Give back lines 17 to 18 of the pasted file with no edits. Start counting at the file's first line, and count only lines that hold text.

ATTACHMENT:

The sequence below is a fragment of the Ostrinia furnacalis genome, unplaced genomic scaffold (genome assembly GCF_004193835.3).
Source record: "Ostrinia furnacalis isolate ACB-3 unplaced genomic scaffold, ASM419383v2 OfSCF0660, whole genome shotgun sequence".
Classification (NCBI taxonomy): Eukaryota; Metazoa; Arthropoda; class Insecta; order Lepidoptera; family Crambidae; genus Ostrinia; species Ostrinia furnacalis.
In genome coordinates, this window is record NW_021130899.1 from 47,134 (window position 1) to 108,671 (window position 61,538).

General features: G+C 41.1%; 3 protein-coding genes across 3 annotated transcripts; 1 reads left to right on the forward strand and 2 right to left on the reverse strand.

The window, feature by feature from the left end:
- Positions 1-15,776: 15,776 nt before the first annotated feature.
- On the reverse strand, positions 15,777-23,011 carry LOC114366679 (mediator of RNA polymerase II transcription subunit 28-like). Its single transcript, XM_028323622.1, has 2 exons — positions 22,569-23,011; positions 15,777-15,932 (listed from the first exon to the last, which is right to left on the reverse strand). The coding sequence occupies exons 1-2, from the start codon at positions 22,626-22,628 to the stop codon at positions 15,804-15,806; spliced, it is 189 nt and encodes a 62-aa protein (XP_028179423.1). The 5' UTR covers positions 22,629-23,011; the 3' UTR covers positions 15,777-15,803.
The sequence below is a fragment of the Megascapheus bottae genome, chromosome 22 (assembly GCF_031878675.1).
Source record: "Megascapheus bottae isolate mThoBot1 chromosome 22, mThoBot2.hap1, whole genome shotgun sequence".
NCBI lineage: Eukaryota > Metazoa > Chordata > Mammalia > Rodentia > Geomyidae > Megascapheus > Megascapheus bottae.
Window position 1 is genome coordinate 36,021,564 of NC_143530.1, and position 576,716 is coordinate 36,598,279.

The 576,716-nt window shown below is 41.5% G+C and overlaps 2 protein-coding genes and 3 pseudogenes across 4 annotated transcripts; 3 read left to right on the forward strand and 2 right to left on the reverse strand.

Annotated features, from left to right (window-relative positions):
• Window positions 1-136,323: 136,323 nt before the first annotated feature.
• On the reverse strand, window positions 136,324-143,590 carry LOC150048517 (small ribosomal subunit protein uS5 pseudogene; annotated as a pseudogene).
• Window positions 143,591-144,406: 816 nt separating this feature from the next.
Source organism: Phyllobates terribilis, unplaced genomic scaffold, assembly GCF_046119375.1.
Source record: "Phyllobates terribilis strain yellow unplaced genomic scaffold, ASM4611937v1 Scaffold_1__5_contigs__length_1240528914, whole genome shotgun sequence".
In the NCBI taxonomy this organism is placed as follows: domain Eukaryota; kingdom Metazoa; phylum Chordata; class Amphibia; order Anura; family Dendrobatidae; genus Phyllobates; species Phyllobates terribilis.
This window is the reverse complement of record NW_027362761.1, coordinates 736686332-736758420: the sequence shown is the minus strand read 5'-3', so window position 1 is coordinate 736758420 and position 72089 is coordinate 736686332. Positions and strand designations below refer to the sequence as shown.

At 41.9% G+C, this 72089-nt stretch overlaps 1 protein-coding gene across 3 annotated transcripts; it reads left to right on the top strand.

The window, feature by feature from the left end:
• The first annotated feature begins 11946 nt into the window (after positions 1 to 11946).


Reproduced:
• Window positions 143,591-144,406: 816 nt separating this feature from the next.
Source organism: Phyllobates terribilis, unplaced genomic scaffold, assembly GCF_046119375.1.